Steady Sanders: New GJ Rockies manager excited for first season

Anthony Sanders is the new Grand Junction Rockies manager. Sanders, who played three seasons in the majors, can relate to what young players go through in their path to the bigs.



Anthony Sanders isn’t going into the season with a lot of preconceived ideas.

When you’re a manager in Rookie baseball, you can’t. The team changes every year, but one thing is constant — the majority of the players are experiencing professional baseball for the first time.

The new Grand Junction Rockies manager, who spent the past seven years as the hitting coach at Tri-City (Wash.) in the Class A short season Northwest League, knows this: there will be games that his team plays extremely well, and there will be bumps along the way.

“They always say this level is the hardest level,” Sanders said before taking the field for his first workout as a manager. “The higher levels, the guys are a little more polished and they know what they have to do each day. Down here it’s teaching these guys to be young men and teaching them to be a pro as well. You never know what you’re going to get out of the draft. It’s going to be interesting.”

Grand Junction is the first stop in the Colorado Rockies’ organization. The Pioneer League is classified as Rookie Advanced, with most organizations starting in the Arizona Rookie League. The Rockies don’t have a club in Arizona, so the majority of the GJ club is made up of players straight out of the draft or brought up from the Dominican Summer League.

“Not having an Arizona Rookie team it’s a little bit harder,” Sanders said. “Some of the Latin guys have never played under the lights before. Imagine that. But that could be a good thing, under the lights, fans in the stands, that might bring out something a little bit more. Hopefully not too much, where it’s out of control.”

That first night game could be a bit of a shock to a lot of the GJ Rockies, especially at Suplizio Field, which drew more than 5,000 fans last year for the home opener. Early last season, pitcher Johendi Jiminian had trouble calming himself down because it was his first experience playing in front of big crowds in his first year in the United States.

“He’s been lights-out for us in extended spring,” said Sanders, earning Jiminian a roster spot in Tri-City this season.

Sanders not only got to know several of his players during extended spring training, but spent much of the winter in the Dominican Republic, so he’s worked with the players coming to the United States for the first time.

Much like the approach Tony Diaz took with the GJ Rockies last season, Sanders wants to form a close-knit team and hopes that translates to winning games.

“That’s what we’re going to try to do again. The college guys get that all the time and the Latin guys, in the Dominican they have that,” Sanders said. “It shouldn’t be a hard transition to bring everybody in on that. We’re going to do some different activities. At home you might see us out there doing things that are totally off the wall, but it’s to build relationships. On the road, rooming different guys together, team outings. We’re going to keep it light and pretty soon all of these guys are going to know something about each other as well as us.”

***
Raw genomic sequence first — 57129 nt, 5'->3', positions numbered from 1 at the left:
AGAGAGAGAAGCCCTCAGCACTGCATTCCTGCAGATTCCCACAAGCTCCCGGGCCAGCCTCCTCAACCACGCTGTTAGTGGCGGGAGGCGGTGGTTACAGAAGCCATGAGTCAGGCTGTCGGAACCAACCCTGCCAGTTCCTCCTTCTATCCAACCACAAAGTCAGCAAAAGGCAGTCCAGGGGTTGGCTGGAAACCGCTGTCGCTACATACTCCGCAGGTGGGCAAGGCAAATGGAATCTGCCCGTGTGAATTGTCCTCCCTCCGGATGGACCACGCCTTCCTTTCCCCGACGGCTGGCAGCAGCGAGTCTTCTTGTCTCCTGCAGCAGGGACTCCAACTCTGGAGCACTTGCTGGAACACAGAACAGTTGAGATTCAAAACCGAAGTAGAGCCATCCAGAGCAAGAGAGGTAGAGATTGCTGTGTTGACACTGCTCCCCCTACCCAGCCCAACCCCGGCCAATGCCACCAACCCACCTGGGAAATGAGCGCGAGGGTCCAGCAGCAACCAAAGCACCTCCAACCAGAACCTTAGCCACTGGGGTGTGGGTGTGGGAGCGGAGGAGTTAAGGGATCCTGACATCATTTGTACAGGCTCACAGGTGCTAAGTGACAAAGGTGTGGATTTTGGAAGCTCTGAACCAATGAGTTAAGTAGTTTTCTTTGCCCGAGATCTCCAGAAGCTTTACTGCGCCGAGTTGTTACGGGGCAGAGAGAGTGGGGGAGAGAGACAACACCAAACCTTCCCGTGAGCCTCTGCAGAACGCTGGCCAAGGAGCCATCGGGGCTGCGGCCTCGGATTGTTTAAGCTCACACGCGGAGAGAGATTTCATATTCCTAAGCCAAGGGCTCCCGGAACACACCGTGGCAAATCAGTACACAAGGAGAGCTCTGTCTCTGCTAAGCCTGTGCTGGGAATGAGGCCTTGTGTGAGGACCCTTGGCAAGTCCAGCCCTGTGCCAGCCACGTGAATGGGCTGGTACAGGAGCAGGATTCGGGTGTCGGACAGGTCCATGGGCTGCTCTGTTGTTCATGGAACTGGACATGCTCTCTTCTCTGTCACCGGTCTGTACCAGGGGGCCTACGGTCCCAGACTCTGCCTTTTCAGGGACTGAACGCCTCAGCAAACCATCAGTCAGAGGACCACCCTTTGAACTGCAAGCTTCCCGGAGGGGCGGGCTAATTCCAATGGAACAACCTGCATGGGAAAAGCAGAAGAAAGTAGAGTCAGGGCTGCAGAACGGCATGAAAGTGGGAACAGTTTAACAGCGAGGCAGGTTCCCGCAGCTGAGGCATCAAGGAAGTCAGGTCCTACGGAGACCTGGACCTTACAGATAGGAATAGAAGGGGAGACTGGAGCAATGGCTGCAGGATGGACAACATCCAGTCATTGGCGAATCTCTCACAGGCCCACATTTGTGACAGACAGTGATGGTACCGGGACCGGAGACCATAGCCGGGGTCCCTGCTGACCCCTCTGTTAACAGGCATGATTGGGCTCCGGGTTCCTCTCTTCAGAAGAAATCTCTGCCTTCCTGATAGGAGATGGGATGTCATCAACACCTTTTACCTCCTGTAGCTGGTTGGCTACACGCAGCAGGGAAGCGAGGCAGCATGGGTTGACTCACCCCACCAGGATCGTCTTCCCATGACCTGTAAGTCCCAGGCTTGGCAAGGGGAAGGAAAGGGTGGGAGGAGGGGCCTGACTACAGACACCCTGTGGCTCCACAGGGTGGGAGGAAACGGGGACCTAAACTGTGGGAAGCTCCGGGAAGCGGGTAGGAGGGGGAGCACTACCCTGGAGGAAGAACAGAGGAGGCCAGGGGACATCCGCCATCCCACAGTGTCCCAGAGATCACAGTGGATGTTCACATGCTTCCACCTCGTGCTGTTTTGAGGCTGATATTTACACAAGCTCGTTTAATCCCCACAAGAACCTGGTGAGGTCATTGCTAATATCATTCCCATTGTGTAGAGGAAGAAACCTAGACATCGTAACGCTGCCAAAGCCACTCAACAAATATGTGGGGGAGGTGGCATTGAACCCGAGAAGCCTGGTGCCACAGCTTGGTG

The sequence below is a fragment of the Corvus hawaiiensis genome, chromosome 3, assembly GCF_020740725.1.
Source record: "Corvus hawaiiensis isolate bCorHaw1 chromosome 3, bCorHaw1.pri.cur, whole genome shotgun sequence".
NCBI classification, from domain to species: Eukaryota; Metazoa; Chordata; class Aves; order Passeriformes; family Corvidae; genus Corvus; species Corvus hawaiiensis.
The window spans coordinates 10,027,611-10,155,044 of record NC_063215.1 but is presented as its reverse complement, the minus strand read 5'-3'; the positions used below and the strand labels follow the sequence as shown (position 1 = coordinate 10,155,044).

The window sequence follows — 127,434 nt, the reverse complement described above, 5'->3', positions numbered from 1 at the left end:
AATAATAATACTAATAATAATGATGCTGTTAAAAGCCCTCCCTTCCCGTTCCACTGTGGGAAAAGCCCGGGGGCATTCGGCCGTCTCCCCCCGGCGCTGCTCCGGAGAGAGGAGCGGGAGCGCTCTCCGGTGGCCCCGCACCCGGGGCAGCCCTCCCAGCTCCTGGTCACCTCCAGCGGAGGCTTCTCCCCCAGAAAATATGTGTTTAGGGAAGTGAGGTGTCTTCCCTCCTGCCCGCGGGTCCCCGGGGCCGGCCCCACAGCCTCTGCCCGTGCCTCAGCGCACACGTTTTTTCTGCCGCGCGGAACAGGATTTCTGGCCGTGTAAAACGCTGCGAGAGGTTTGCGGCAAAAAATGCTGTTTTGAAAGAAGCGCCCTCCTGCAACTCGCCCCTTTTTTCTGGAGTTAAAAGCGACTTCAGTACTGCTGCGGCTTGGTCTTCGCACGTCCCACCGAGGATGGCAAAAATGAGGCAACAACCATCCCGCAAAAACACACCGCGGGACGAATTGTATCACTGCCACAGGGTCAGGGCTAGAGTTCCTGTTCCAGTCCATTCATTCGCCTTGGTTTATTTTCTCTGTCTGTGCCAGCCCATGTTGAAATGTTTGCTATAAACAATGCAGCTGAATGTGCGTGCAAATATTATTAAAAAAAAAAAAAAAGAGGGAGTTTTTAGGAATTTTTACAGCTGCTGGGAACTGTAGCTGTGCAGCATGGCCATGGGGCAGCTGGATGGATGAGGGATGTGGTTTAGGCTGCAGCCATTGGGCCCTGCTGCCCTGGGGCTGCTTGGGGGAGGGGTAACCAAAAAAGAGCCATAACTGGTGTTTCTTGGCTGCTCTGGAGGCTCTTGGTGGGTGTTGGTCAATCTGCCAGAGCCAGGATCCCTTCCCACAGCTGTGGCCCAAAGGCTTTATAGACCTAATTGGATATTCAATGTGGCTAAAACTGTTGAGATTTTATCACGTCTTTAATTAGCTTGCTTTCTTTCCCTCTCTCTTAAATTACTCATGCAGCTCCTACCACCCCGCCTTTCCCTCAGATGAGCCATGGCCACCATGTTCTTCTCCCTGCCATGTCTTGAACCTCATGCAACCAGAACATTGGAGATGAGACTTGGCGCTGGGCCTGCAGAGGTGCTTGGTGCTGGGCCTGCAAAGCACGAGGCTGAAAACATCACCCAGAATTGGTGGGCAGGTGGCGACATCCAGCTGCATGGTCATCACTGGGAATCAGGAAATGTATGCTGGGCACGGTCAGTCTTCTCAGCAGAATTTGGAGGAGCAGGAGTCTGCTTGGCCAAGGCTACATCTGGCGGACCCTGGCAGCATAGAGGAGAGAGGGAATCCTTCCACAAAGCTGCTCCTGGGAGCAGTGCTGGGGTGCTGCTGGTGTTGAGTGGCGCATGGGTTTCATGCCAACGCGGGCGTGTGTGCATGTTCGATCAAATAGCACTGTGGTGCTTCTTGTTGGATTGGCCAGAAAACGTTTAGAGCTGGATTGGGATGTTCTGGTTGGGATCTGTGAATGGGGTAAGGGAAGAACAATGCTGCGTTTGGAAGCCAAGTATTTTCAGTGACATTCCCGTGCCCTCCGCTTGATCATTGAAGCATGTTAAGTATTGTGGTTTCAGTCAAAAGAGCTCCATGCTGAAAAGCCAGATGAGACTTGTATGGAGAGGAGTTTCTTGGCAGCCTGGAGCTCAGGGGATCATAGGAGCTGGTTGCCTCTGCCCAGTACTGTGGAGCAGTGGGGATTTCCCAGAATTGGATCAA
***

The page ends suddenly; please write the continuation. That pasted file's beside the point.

Sanders was an outfielder, playing three seasons in the majors with Toronto (1999) and Seattle (2000-2001) and played parts of 14 seasons in the minor leagues, so he knows what his players are going through as they try to make it to the bigs. He played for the Colorado Springs Sky Sox in 2004.

He lives in Tucson with his family, and said he knows not to take for granted what his wife, Claudia, and three children, Logan, Marcus and Troy, go through with him living the nomadic life of a minor league coach.

“It’s tough. I’ve got to give a lot of credit to my wife back home,” he said. “All of us who have families back home, it’s unbelievable what our families put up with to let us have the opportunity to come out and play baseball with the guys every night. I don’t take it for granted, and no one on the rest of the staff does, either.”

His family will come to Grand Junction whenever possible this summer, and, like Diaz’s children, Gabriella and Anthony, will be well-outfitted in GJ Rockies attire.

Sanders and Diaz, who was elevated to the Rookie club’s development supervisor, are working together to run the team this summer.

“It’s priceless to have a guy like Tony around,” said Sanders, who will be on the field, with Diaz planning to be in the stands most games, studying the game from a different perspective. “With the way we’ve structured the organization this year, to have an extra coach is huge.”

They’ll meet after every game, with Diaz giving his perspective, and Sanders is looking forward to those meetings.

“Sometimes we get caught up in the game and the game’s going fast and we’re in the dugout,” he said. “To have a guy like Tony in the stands, having a different perspective of the game…afterwards we’ll sit down and go over the game and (Diaz could say), ‘Hey, Anthony, did you see that tonight?’ Maybe not, maybe I need to look out for something like that.

“Tony’s a helpful guy; it’s not like he’s a drill sergeant overlooking everything. He’s there to help out and be that fourth coach.”

Sanders said he and Diaz remember what longtime Casper manager P.J. Carey taught them:

“One thing P.J. always said, ‘Always do what’s right for the kids. Keep the kids in mind and you can’t go wrong.’ ‘’


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